Playing with fire in the Ukraine

Back in 1989, William Lind was one of the team that first coined the term ‘fourth generation warfare’ – referring to low-intensity conflicts involving highly decentralised insurgency tactics, non-state combatants, and strong emphasis on propaganda and psychological warfare.

(In case you’re wondering, first generation warfare was about line and column tactics, as in the Thirty Years War; second generation was more mobile and involved indirect fire but still tended towards pitched battle, as in World War One; third generation was all about manoeuvre warfare that aimed to bypass the enemy’s troops and attack from behind, as well as targeting civil populations, as with blitzkrieg tactics in World War Two.)

Now, Lind observes, it looks as though Russia’s long-disparaged military has learned a few tricks from the 4GW playbook and is using them to considerable effect in Ukraine. Among them: cyberwarfare, strong emphasis on the information campaign, skilful use of special operations troops to grab the initiative (“if an operation fails, Russian prestige is not on the line, because it can deny ownership; if it succeeds, Russia can give the credit to the locals, strengthening the legitimacy of the elements it supports”).

Crucially, Russia’s tactics in Ukraine are also based on “a supportive ethnically Russian population … by leveraging loyalty to ‘Mother Russia’ among ethnically Russian citizens of Ukraine, Russia has been able to maintain a light footprint, reducing the diplomatic and economic price of her actions.”

But, Lind continues, this last tactic is very much a double-edged sword for Russia – and here’s his crucial point (emphasis added at the end):

The Russian Federation includes many peoples who are ethnically non-Russian. Others can use them as the Kremlin has used ethnic Russians.

Here we begin to see a lesson from 4GW which Russia has not yet learned: once the disintegration of a state is set in motion, it is very difficult to halt or reverse. Russian actions are destroying an already fragile state in Ukraine. The Kremlin appears to believe it can spur or reign in state disintegration in eastern Ukraine, pushing it far enough to prevent Ukraine from joining the West but halting before the east becomes anarchic. That may be optimistic.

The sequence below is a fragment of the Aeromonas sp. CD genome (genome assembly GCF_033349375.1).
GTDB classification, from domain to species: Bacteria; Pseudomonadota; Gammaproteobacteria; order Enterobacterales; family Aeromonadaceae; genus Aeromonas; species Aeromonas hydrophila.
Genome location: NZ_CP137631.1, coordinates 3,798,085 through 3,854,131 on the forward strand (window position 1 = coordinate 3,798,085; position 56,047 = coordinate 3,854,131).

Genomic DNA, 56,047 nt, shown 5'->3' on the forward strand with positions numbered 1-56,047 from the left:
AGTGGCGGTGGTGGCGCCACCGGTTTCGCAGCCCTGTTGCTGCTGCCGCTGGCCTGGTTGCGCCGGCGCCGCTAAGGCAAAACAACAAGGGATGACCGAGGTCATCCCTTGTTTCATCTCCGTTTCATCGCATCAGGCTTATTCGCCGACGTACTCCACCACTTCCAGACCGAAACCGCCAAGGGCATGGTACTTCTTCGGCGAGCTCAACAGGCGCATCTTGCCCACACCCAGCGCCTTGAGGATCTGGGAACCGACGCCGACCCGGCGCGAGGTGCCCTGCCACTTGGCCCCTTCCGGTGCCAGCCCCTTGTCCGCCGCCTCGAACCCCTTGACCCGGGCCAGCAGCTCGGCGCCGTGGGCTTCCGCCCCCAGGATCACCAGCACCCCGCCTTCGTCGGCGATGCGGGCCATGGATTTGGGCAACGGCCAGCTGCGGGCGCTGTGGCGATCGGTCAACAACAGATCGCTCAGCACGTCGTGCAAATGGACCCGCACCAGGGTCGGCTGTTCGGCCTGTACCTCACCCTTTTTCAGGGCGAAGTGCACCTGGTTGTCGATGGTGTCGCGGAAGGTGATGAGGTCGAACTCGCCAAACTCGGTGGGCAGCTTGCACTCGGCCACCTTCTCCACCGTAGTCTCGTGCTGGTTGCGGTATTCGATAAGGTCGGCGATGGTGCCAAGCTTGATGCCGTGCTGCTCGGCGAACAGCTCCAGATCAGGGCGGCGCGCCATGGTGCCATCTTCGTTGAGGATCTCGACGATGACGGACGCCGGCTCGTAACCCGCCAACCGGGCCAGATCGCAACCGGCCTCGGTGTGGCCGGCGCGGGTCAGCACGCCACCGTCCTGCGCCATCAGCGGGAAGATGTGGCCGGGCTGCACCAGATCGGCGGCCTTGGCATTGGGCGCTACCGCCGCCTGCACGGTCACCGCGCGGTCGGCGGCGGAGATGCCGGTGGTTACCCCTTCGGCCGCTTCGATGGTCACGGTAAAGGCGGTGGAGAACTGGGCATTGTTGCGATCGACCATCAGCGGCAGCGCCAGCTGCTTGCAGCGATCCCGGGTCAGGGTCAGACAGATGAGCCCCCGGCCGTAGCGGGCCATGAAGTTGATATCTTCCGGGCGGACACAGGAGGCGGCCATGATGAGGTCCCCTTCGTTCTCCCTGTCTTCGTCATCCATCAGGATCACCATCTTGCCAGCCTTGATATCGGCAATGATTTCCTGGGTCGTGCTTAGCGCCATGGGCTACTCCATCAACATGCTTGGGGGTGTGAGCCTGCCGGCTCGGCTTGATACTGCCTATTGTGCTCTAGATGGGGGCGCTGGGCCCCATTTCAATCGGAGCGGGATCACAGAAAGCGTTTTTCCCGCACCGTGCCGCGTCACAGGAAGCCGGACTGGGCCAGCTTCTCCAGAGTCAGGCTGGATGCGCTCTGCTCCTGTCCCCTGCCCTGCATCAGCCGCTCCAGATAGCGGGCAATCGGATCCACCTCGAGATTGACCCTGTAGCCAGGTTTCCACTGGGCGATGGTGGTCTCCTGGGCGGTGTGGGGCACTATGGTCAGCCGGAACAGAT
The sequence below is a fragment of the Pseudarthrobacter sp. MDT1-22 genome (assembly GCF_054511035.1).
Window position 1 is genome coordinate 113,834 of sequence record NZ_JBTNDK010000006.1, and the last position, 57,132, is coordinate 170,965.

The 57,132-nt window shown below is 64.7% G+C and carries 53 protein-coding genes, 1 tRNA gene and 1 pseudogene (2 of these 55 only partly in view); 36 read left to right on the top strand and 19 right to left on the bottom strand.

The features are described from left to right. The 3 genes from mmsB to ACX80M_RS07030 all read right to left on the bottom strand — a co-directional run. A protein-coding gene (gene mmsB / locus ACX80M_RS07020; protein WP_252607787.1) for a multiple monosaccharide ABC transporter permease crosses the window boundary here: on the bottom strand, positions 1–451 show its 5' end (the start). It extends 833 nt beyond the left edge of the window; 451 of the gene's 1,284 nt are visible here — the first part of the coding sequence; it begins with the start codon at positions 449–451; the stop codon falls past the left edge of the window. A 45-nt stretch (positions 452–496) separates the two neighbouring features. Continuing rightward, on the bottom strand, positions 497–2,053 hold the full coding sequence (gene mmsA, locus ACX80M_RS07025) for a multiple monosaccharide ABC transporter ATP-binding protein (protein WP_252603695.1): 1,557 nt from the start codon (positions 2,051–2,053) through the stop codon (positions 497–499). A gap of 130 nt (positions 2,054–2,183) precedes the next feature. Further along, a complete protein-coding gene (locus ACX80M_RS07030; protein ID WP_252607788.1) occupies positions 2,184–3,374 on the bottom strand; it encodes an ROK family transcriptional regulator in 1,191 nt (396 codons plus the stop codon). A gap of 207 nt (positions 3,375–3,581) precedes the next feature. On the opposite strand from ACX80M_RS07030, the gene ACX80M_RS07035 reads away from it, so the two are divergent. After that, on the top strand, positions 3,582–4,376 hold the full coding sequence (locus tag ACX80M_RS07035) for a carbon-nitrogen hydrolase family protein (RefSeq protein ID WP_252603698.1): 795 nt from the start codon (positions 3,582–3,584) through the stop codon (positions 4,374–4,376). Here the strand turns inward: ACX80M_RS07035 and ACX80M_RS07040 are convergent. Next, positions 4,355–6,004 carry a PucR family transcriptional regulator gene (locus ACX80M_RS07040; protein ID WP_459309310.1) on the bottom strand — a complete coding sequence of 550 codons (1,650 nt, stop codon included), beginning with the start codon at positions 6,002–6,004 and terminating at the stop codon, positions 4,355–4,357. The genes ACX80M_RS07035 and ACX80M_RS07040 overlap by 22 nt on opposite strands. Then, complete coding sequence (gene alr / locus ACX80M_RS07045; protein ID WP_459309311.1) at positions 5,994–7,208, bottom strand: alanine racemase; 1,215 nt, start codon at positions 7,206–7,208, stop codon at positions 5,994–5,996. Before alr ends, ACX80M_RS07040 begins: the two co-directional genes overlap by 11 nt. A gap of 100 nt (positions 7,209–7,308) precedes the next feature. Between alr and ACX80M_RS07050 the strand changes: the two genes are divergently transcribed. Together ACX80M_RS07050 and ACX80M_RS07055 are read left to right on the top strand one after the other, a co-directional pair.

While the West assumes events in eastern Ukraine are driven by Moscow, just as Moscow says events in Kiev are driven by the West, there is increasing evidence that, green men or no, local Russian separatist forces in eastern Ukraine are not taking orders from anyone. Local struggles for power and loot are becoming more influential than any outside actors. A “Brinton thesis” cascade of small coups, leading ever toward the greatest extreme, may already be underway. If so, chaos will spread, deepen, and defy all efforts at control, regardless of who is behind them. Moscow needs to remember that it can no more order the tide to retreat than can Washington.

For states, playing with 4GW is playing with fire. Some tactics and techniques may be drawn from it and used effectively by states. But states need to remember that those tactics and techniques work best in a weakening state and also contribute to a state’s dissolution. The emergence of new stateless regions is in no state’s interest. However clever its tactics, if Russia finds itself facing prolonged stateless disorder in eastern Ukraine, it will have failed strategically. A higher level of war trumps a lower.